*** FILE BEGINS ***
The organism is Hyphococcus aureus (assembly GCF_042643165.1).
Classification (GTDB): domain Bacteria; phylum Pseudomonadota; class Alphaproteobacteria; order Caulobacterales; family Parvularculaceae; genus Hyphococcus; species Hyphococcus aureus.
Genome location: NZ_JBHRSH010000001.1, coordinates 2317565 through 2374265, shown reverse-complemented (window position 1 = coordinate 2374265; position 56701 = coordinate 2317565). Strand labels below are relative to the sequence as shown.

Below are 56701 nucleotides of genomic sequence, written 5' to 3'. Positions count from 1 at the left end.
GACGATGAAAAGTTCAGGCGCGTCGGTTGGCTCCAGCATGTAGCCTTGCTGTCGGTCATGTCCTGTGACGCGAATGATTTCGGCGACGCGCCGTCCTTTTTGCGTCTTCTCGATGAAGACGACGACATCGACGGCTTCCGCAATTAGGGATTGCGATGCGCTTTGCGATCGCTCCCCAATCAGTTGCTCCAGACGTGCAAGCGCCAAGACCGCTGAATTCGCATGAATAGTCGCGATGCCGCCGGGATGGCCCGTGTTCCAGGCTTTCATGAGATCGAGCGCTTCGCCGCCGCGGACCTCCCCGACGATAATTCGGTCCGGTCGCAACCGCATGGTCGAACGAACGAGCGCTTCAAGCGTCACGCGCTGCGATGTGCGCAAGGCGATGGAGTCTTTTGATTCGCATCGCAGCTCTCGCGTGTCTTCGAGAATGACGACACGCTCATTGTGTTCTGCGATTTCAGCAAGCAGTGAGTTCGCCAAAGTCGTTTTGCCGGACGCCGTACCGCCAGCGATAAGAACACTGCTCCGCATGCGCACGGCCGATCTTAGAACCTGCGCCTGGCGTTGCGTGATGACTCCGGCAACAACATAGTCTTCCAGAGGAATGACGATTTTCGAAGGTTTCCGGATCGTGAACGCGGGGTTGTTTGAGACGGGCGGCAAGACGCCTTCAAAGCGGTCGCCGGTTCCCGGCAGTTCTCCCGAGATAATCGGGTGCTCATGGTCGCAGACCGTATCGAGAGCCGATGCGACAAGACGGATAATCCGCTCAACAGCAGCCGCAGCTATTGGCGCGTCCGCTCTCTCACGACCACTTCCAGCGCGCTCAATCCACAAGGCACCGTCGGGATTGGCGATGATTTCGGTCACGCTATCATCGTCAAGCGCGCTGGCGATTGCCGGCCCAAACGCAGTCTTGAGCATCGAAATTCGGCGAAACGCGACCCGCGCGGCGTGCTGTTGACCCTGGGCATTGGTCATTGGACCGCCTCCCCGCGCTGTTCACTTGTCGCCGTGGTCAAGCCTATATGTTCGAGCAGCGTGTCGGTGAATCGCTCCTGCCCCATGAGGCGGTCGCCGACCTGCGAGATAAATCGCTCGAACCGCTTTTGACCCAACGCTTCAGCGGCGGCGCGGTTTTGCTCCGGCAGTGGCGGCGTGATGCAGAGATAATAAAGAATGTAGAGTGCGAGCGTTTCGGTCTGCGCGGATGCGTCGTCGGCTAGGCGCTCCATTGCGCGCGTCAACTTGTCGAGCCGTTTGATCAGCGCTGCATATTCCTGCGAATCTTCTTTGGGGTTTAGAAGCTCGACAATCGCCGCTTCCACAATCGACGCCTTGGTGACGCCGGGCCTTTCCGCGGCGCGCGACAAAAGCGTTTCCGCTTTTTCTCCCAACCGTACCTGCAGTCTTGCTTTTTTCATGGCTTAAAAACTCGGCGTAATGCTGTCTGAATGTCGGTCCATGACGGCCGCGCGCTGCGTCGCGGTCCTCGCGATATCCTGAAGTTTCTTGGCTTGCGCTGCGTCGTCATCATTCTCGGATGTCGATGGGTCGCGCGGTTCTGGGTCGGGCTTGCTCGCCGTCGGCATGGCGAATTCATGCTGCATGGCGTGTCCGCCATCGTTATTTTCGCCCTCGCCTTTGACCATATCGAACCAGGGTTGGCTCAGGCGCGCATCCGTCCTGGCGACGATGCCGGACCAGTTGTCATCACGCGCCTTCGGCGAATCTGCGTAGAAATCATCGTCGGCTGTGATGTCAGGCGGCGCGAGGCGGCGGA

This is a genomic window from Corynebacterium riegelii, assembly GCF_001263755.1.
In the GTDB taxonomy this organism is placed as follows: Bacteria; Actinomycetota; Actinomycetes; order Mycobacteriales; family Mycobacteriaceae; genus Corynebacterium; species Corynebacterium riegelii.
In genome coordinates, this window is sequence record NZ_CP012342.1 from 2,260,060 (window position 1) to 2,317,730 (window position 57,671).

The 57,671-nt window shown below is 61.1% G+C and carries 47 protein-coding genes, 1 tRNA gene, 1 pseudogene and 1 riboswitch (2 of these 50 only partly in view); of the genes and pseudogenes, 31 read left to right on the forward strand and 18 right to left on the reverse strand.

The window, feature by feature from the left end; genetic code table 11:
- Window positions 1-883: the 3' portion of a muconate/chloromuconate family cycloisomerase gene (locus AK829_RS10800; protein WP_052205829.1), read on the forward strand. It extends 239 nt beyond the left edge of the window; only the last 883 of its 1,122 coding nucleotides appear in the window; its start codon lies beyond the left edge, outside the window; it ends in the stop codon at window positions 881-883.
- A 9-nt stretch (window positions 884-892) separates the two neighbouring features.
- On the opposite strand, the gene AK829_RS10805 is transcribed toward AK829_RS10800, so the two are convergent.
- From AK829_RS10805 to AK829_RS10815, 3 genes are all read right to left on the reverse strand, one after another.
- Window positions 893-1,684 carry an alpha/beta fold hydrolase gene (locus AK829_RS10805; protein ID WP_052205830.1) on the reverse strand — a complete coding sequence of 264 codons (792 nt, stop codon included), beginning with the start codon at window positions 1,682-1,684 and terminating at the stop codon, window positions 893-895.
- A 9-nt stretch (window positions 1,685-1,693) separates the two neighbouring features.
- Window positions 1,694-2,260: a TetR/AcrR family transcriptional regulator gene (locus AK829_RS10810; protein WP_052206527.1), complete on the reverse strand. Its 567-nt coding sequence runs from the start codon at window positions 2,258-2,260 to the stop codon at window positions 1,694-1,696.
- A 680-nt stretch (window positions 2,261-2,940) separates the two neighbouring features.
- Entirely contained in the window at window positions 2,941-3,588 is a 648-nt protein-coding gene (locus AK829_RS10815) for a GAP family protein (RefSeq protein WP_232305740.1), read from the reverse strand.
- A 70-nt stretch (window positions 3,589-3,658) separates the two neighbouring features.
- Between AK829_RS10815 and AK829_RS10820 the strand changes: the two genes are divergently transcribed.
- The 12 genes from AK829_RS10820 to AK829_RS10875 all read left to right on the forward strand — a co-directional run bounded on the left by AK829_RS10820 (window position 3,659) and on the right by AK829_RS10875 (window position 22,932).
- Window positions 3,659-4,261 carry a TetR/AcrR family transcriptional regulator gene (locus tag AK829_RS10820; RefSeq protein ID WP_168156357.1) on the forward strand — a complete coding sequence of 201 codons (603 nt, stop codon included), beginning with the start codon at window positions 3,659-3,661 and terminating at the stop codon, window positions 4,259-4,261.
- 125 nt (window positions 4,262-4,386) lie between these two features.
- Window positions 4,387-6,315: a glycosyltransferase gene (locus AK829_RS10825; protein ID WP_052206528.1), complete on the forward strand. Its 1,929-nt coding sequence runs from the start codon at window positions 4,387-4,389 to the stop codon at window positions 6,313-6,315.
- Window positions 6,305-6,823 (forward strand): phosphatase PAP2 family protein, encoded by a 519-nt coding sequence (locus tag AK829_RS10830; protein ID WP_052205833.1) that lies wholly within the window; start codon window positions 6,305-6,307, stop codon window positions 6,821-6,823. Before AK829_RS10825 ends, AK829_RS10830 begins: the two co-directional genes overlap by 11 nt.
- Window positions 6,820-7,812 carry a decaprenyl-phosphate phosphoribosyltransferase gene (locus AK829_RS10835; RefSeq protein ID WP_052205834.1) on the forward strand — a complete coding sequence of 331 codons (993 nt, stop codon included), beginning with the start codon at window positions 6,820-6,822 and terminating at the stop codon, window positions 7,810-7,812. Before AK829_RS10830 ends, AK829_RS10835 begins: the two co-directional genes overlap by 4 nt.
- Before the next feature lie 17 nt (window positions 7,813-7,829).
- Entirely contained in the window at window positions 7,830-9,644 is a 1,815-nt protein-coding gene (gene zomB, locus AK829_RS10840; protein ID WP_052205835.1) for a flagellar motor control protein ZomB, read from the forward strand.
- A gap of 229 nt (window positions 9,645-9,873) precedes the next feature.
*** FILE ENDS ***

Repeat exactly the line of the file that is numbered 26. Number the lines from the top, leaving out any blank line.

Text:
- Window positions 6,305-6,823 (forward strand): phosphatase PAP2 family protein, encoded by a 519-nt coding sequence (locus tag AK829_RS10830; protein ID WP_052205833.1) that lies wholly within the window; start codon window positions 6,305-6,307, stop codon window positions 6,821-6,823. Before AK829_RS10825 ends, AK829_RS10830 begins: the two co-directional genes overlap by 11 nt.